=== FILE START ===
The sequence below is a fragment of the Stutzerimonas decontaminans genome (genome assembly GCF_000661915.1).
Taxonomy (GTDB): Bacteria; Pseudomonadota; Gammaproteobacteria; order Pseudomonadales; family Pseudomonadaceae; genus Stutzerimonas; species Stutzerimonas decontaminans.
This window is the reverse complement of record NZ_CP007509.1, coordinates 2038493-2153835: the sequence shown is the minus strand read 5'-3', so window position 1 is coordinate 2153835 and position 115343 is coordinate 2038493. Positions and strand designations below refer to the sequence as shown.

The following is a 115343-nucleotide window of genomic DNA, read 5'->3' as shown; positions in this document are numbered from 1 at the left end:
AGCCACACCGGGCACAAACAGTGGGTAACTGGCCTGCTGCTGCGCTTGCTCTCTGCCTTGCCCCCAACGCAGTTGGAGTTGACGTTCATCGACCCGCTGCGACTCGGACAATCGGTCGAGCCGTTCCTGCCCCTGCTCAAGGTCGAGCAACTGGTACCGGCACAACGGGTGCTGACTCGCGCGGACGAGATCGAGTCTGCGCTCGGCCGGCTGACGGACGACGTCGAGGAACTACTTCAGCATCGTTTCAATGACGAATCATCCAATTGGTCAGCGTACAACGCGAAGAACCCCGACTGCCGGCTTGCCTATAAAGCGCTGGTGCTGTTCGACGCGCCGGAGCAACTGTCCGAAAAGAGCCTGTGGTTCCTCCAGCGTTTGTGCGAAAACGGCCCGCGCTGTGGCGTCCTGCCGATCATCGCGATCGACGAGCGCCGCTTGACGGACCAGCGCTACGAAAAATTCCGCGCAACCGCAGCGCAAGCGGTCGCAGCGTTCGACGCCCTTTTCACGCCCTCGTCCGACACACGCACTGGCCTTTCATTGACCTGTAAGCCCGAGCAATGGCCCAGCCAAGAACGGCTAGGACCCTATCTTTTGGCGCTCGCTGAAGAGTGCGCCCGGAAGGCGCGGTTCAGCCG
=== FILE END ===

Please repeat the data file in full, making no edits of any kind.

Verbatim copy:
The sequence below is a fragment of the Stutzerimonas decontaminans genome (genome assembly GCF_000661915.1).
Taxonomy (GTDB): Bacteria; Pseudomonadota; Gammaproteobacteria; order Pseudomonadales; family Pseudomonadaceae; genus Stutzerimonas; species Stutzerimonas decontaminans.
This window is the reverse complement of record NZ_CP007509.1, coordinates 2038493-2153835: the sequence shown is the minus strand read 5'-3', so window position 1 is coordinate 2153835 and position 115343 is coordinate 2038493. Positions and strand designations below refer to the sequence as shown.

The following is a 115343-nucleotide window of genomic DNA, read 5'->3' as shown; positions in this document are numbered from 1 at the left end:
AGCCACACCGGGCACAAACAGTGGGTAACTGGCCTGCTGCTGCGCTTGCTCTCTGCCTTGCCCCCAACGCAGTTGGAGTTGACGTTCATCGACCCGCTGCGACTCGGACAATCGGTCGAGCCGTTCCTGCCCCTGCTCAAGGTCGAGCAACTGGTACCGGCACAACGGGTGCTGACTCGCGCGGACGAGATCGAGTCTGCGCTCGGCCGGCTGACGGACGACGTCGAGGAACTACTTCAGCATCGTTTCAATGACGAATCATCCAATTGGTCAGCGTACAACGCGAAGAACCCCGACTGCCGGCTTGCCTATAAAGCGCTGGTGCTGTTCGACGCGCCGGAGCAACTGTCCGAAAAGAGCCTGTGGTTCCTCCAGCGTTTGTGCGAAAACGGCCCGCGCTGTGGCGTCCTGCCGATCATCGCGATCGACGAGCGCCGCTTGACGGACCAGCGCTACGAAAAATTCCGCGCAACCGCAGCGCAAGCGGTCGCAGCGTTCGACGCCCTTTTCACGCCCTCGTCCGACACACGCACTGGCCTTTCATTGACCTGTAAGCCCGAGCAATGGCCCAGCCAAGAACGGCTAGGACCCTATCTTTTGGCGCTCGCTGAAGAGTGCGCCCGGAAGGCGCGGTTCAGCCG